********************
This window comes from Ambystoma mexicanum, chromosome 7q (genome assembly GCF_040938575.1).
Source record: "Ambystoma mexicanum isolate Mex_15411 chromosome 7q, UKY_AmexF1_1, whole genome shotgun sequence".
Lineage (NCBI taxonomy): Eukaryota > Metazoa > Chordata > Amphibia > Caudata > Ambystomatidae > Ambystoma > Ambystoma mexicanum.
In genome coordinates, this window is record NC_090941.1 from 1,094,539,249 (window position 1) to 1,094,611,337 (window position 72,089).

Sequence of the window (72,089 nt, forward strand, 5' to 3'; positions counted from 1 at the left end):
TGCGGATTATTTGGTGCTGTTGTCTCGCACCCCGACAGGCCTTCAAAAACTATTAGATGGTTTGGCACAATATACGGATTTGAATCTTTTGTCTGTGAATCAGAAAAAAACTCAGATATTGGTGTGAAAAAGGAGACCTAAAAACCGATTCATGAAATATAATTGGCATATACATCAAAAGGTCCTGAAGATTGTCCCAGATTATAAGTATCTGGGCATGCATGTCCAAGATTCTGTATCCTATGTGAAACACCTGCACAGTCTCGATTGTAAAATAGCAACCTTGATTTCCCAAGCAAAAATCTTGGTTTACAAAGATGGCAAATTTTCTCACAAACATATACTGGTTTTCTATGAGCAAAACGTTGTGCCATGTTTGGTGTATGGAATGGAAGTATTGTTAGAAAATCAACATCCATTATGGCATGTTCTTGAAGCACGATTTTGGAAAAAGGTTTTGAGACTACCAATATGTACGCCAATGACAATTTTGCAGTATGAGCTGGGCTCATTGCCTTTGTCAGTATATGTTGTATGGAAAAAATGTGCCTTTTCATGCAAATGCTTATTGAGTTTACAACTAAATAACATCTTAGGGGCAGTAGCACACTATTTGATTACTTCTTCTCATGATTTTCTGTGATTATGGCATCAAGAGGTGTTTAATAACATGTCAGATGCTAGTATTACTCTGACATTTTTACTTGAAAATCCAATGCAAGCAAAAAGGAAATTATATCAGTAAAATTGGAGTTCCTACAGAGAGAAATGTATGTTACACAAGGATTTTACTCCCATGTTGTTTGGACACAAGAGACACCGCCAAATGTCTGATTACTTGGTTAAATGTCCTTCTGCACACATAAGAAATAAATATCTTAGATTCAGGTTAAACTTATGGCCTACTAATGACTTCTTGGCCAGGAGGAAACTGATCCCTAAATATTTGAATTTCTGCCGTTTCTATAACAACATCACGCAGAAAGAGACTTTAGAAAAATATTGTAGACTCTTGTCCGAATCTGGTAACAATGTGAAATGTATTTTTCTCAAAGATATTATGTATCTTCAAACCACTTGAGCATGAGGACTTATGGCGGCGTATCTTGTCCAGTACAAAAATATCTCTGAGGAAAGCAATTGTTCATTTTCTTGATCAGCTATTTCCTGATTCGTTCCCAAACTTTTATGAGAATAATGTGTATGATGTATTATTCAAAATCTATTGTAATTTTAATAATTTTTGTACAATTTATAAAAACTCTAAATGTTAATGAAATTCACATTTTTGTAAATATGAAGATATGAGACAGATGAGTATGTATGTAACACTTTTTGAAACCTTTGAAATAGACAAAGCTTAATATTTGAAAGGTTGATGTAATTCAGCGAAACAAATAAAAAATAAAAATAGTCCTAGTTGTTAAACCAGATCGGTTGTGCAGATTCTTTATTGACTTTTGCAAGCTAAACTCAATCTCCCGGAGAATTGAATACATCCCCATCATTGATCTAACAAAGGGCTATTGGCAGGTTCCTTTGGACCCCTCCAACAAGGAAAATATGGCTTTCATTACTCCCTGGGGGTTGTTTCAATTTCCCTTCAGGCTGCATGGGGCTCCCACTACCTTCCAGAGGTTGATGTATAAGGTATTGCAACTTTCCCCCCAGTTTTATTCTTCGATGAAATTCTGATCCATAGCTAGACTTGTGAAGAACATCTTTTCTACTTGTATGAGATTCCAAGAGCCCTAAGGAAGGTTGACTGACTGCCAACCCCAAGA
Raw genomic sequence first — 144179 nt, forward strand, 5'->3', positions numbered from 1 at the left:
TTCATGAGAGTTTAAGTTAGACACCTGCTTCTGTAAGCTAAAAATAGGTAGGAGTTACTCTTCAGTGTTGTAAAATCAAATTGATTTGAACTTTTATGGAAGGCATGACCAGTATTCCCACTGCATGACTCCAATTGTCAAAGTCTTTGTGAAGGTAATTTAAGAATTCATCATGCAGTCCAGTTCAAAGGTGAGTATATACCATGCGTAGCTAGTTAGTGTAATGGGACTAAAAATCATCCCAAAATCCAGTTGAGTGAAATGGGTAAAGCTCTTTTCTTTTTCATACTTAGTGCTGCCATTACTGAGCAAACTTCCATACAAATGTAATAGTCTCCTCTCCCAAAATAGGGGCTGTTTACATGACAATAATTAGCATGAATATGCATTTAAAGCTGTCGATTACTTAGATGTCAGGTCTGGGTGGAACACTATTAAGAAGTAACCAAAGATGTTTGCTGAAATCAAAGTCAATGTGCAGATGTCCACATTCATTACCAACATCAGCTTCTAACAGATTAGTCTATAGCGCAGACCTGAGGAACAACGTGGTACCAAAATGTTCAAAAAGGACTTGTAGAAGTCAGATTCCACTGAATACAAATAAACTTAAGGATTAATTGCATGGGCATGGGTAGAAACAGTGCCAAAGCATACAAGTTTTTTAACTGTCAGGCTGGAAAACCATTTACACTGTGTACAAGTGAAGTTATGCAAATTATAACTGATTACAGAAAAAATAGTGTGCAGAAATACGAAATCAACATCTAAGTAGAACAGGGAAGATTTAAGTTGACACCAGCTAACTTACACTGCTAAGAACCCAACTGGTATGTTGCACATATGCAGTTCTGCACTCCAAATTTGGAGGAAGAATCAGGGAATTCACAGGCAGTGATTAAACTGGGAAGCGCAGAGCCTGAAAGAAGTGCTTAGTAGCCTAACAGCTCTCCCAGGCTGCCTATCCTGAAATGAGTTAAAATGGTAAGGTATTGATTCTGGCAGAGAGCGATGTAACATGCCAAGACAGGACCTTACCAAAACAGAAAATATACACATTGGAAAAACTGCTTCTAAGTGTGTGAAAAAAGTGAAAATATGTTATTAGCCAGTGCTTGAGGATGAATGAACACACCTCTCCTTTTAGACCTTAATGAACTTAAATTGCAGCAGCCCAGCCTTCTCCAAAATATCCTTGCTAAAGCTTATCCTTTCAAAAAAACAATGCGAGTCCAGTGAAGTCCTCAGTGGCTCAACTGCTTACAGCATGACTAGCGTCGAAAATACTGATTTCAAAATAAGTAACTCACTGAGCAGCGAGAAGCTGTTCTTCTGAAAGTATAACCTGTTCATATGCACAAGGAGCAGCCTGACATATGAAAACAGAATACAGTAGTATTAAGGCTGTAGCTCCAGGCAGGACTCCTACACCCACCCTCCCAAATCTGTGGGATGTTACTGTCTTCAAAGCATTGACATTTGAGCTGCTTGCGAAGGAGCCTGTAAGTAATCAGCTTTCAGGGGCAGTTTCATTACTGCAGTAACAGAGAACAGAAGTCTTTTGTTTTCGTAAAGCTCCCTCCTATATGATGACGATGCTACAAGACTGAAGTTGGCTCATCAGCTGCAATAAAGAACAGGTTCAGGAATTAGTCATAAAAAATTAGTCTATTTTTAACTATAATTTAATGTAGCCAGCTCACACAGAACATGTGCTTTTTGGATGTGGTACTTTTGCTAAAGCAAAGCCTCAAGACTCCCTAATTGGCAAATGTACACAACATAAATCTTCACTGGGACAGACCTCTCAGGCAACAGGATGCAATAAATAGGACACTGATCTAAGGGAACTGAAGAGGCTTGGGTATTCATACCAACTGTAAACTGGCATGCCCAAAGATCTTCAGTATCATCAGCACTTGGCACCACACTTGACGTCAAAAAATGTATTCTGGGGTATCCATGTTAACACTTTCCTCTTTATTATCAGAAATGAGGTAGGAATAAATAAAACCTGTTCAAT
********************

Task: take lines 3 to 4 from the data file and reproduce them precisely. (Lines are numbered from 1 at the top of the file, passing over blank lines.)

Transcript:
Lineage (NCBI taxonomy): Eukaryota > Metazoa > Chordata > Amphibia > Caudata > Ambystomatidae > Ambystoma > Ambystoma mexicanum.
In genome coordinates, this window is record NC_090941.1 from 1,094,539,249 (window position 1) to 1,094,611,337 (window position 72,089).